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Growing Veg 2017/#3 – A Poor Year

Broccoli | myfoododyssey.com

The sky is grey and the air is damp. The evenings are getting shorter. The storks are gone. Hay has been cut and is being brought in by the tractor-load. Around the village fires are being lit, the smoke from chimneys barely distinguishable from the grey clouds above. Almost without warning, summer is over and autumn is upon us.

Not that it was a great summer. In fact, it was a pretty poor summer in terms of weather and therefore vegetable growing. I thought I was off to a good start but I was very quickly kicked to touch when snow fell in May, almost killing my tomatoes, and then again in June when frost hit my courgettes (zucchini). My tomato plants all eventually recovered but they never regained their original strength. They also missed out on an early opportunity to flower while they recovered. Because I had to remove so many dead branches, only the upper parts of the plants produced any fruit. Some plants produced no fruit. From 26 plants I reckon I only have about 6 kilos (13 lbs) of fruit. I have made one batch of tomato sauce for the freezer with my own tomatoes but will need to buy tomatoes from the market to make the rest of what I need.

Bales of Hay | myfoododyssey.com

Last year I was picking courgettes from late June and had to pick daily to keep myself from getting overrun with them. This year I didn’t get any fruit until early July, and while I’m now picking a bucket every few days, the yield does not compare to previous years, especially given that I have 15 plants. To be honest, I now have as many of them as I can handle, but I am disappointed that they started so late.

My cucumbers are another disaster. I wouldn’t even like to share a photo, so brown are the leaves. I don’t know what happened to them – the plants grew like wildfire at the beginning and were so lush and healthy. I can only assume the lack of sunshine for most of July took its toll.

Courgettes / Zucchini | myfoododyssey.com

Courgettes / Zucchini Plants | myfoododyssey.com

Lots of plants, not a lot of fruit.

Back in May I planted 26 corn seeds and originally had 26 seedlings, most of which looked strong. Unfortunately the cold spell in June and the torrential rain in July washed many of them away. Only 6 remain, 4 of which have ears of corn developing. I was hoping for a warm end to the summer to get them fully ripe, but that now looks unlikely.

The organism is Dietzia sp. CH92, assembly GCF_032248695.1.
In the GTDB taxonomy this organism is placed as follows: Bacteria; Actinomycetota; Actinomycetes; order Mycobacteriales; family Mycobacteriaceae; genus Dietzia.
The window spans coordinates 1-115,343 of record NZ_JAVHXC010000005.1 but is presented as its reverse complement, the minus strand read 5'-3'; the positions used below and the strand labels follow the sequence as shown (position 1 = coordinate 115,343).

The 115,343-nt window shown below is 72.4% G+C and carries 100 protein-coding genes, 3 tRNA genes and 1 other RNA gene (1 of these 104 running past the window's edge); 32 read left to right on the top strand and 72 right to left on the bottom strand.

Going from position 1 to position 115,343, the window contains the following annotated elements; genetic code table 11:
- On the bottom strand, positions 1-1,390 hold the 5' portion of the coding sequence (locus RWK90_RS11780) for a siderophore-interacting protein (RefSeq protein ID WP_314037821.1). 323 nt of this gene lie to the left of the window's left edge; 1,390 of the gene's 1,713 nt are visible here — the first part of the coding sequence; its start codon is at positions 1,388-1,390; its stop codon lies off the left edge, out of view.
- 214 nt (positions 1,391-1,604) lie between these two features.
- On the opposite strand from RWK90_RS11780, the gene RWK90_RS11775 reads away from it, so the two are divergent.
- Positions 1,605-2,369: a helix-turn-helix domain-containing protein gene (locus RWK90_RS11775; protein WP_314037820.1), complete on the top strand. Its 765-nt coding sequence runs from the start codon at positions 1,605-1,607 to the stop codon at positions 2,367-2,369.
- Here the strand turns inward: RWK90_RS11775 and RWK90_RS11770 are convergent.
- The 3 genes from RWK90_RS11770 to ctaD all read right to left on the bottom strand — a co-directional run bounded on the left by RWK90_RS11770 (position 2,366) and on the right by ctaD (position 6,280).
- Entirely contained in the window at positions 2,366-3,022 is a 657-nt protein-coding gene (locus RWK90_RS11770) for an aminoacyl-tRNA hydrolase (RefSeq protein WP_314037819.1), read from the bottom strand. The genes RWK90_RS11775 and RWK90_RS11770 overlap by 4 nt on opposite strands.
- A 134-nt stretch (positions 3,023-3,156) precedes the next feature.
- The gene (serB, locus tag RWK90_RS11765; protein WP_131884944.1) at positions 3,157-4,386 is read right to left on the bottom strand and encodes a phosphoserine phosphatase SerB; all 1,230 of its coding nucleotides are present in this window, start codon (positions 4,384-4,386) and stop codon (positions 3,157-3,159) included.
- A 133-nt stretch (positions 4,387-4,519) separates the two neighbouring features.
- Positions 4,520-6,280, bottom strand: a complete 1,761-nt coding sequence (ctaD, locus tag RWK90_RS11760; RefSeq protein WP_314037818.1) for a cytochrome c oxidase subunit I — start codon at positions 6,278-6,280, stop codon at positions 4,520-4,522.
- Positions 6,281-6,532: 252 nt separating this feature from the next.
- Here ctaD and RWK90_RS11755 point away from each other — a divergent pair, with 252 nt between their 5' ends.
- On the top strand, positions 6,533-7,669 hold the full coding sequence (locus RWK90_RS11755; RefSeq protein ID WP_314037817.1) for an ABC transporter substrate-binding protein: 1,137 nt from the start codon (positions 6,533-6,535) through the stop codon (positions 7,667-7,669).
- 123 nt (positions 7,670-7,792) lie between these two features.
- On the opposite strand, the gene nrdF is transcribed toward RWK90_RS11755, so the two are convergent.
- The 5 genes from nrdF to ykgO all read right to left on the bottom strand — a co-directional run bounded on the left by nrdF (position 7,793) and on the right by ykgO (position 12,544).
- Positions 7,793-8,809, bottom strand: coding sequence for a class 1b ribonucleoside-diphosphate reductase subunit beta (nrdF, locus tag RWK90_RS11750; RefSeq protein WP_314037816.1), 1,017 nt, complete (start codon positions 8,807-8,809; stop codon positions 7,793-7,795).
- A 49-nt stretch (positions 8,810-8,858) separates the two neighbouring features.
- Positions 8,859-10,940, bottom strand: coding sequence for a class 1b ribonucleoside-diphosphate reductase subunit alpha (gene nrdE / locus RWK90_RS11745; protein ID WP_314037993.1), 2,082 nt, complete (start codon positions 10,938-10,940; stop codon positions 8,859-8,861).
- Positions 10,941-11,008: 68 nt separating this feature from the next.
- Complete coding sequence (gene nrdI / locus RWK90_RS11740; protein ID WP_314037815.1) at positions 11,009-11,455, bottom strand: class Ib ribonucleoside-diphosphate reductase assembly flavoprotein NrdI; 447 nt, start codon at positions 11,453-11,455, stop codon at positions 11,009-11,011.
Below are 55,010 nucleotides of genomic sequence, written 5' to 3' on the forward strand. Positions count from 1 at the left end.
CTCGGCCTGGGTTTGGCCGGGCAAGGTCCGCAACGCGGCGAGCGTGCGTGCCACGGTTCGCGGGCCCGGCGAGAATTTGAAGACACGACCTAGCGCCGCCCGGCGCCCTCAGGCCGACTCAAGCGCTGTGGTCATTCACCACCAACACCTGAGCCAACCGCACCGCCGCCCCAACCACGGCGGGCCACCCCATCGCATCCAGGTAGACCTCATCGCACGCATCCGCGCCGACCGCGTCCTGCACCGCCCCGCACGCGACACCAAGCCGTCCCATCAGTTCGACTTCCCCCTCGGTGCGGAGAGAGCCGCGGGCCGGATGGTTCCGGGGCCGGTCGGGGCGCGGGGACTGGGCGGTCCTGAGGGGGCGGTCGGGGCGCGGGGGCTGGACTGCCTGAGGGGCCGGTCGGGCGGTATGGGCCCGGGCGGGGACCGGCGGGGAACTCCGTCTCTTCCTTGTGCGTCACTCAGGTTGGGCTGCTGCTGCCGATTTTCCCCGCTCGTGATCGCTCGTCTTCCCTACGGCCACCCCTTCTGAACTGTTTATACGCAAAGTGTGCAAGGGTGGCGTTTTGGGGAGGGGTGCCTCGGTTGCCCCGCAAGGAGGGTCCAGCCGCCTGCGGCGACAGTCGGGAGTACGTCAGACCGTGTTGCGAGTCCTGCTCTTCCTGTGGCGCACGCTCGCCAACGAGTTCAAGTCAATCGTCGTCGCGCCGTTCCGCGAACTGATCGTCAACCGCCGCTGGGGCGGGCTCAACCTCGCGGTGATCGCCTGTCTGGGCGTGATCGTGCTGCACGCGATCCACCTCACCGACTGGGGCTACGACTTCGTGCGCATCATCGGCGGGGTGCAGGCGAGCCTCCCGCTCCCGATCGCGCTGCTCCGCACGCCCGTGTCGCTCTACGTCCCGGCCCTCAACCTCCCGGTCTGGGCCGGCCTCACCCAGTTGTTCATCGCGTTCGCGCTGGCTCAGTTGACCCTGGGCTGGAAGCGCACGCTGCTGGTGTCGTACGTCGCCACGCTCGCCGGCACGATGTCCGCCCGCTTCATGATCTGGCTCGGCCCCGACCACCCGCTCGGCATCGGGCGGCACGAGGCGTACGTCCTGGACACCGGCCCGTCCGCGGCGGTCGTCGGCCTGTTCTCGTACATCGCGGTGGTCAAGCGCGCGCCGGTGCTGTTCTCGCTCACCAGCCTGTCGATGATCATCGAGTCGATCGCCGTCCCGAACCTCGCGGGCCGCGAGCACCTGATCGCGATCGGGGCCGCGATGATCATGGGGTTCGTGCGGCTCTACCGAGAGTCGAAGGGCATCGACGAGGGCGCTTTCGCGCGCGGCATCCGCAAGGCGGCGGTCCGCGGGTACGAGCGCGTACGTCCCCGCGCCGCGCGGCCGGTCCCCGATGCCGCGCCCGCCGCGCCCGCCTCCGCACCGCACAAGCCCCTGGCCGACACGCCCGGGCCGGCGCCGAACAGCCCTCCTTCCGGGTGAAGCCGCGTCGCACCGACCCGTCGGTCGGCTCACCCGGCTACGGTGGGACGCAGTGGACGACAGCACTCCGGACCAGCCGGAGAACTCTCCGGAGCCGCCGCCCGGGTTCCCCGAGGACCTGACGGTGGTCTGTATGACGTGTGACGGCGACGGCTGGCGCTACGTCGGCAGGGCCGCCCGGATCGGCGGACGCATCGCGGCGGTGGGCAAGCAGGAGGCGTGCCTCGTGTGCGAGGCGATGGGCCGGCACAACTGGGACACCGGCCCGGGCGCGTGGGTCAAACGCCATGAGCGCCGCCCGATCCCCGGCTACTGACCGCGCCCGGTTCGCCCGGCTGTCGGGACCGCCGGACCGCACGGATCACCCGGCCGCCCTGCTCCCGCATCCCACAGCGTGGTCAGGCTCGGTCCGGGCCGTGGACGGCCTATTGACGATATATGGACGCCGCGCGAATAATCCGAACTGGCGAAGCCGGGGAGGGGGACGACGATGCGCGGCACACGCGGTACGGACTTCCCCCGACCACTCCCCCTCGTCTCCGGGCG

Broccoli | myfoododyssey.com

Last year I planted a full bed of green beans and was completely overrun with them – I could have survived happily on about a quarter of what I planted. Having stocked my freezer with about 20 kilos, I still ended up letting most of them rot on the plants as fertilizer. This year I planted about half a bed to avoid wastage. So far I’ve only picked about 4 kilos and at this stage I’m not sure I’m going to get much more.

On the plus side, my broccoli has thrived and I expect a large harvest. My cauliflower is also doing well. Some are still quite small, but brassicas are not afraid of the cold, so I hope they will continue growing until late September or maybe into October, as they did last year. Fingers crossed.

My pumpkins are also doing well. I have a few humdingers – maybe 12 kg / 26 lb – and they are still getting bigger. More are developing so I have hopes of a decent harvest.

Pumpkin Plants | myfoododyssey.com

It has been a frustrating year. While it feels like some work was wasted I do still have a lot of vegetables for eating over the winter months. But I’m not sure I’ll make it all the way to next summer without having to buy vegetables, as was the case with last year’s harvest. We shall see.

I have a new appreciation for farmers who complain about the weather – their livelihood really does depend on it. A cold, wet summer can have a widespread and lasting impact. I noticed a sign in our village offering 7 cent per kilo for apples. Last year the price was 4 c per kilo. Obviously there is a shortage this year which has almost doubled the price. I’m sure the same is true for many other items and we will feel the impact on our supermarket bills.